Rails Rumble Voting Is Go – 22 New Ruby Webapps To Check Out!
Rails Rumble is an annual Ruby (and Rails) development contest where developers attempt to build a working web app in 48 hours. This year it took place between 22-23 August and you can now vote on the top 22 applications (as ranked by an expert panel - disclaimer: I was on the panel). Despite its name, Rails Rumble is not only for Rails applications - this year, any application that uses Rack could be entered. I wasn't aware of this before the contest took off, but hopefully with this in mind many more Sinatra and Ramaze entries could join the fold next year.
Your votes will ultimately decide the winners so if you want to check out 22 awesome Ruby and Rails powered web apps, go and get voting on the entries!
My Top Picks
I don't really want to sway the voting but there are a couple of apps that jumped out at me and that I think you'd like to learn about even if you don't want to go and vote:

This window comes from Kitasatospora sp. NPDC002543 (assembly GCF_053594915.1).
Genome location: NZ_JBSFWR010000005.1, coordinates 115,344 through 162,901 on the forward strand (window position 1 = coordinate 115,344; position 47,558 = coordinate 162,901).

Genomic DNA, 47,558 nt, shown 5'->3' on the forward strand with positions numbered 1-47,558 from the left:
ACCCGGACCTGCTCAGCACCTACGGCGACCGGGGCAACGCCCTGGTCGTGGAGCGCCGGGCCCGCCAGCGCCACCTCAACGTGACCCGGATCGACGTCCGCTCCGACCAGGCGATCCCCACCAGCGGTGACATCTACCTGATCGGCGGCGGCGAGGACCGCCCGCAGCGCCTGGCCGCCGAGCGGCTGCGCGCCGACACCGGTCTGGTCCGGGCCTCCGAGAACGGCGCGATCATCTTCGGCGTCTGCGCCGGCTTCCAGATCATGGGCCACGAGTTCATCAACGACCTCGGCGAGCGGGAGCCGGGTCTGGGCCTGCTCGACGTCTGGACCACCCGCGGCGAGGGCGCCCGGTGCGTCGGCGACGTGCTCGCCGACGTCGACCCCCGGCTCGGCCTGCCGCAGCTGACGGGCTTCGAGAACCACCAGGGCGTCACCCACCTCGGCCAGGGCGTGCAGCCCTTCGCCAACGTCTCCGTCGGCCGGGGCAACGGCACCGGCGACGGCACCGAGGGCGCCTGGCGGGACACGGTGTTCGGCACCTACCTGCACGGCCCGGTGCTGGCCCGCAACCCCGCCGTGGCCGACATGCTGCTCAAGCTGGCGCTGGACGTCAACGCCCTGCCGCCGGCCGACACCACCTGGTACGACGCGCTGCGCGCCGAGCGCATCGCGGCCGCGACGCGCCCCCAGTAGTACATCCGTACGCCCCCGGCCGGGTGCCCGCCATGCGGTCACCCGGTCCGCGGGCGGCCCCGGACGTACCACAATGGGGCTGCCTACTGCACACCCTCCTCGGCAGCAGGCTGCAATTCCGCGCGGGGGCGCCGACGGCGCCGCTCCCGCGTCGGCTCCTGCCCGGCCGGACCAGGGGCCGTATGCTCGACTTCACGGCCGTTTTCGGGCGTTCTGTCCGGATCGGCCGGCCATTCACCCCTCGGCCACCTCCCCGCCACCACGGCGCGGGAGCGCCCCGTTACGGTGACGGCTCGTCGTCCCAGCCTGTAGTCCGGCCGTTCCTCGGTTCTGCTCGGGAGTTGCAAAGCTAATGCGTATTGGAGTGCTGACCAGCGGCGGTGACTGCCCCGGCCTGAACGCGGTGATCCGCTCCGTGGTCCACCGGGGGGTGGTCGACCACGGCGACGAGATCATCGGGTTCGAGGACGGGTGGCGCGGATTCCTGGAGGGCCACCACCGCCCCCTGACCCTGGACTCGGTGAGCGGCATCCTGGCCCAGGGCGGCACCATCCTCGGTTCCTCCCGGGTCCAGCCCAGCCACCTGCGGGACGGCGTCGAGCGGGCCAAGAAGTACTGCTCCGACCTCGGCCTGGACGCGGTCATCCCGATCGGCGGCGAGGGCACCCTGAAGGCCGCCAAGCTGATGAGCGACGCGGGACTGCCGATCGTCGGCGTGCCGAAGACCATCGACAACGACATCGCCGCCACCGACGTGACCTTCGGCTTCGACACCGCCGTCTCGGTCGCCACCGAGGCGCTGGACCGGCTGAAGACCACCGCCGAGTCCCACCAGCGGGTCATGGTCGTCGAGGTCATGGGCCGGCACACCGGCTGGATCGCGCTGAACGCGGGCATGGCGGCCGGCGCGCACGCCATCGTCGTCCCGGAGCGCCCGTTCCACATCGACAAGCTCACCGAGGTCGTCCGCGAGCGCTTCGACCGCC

Hurl: Hurl is a Web equivalent of HTTP request tool curl. It lets you make HTTP requests from a Web page and then analyze the results in detail (including headers, etc). It comes from Github's Chris Wanstrath and Pownce's Leah Culver.
Lazeroids: Lazeroids is a Web version of arcade classic Asteroids. It's multiplayer and is pretty fun to play with even if it has a few quirks.
How's My Code?: How's My Code is a Git-based lightweight code review app. You don't get much of an idea from the front page, but sign up and log in and you'll see this is a well designed and useful tool. If you work in a remote team environment and use Git at all, check it out. Basically you can comment on any commits made on git repositories of your choice.
One of Rails Rumble's main sponsors is virtual private server provider (and Ruby Inside sponsor) Linode who provide free servers for Rumble participants to use and they put together a page with statistics about how their machines were used during the contest. It turns out 80% of participants used their Linode in some way or another, that 81% of those then chose to use Ubuntu, and 68% of users went with Phusion Passenger to deploy their app.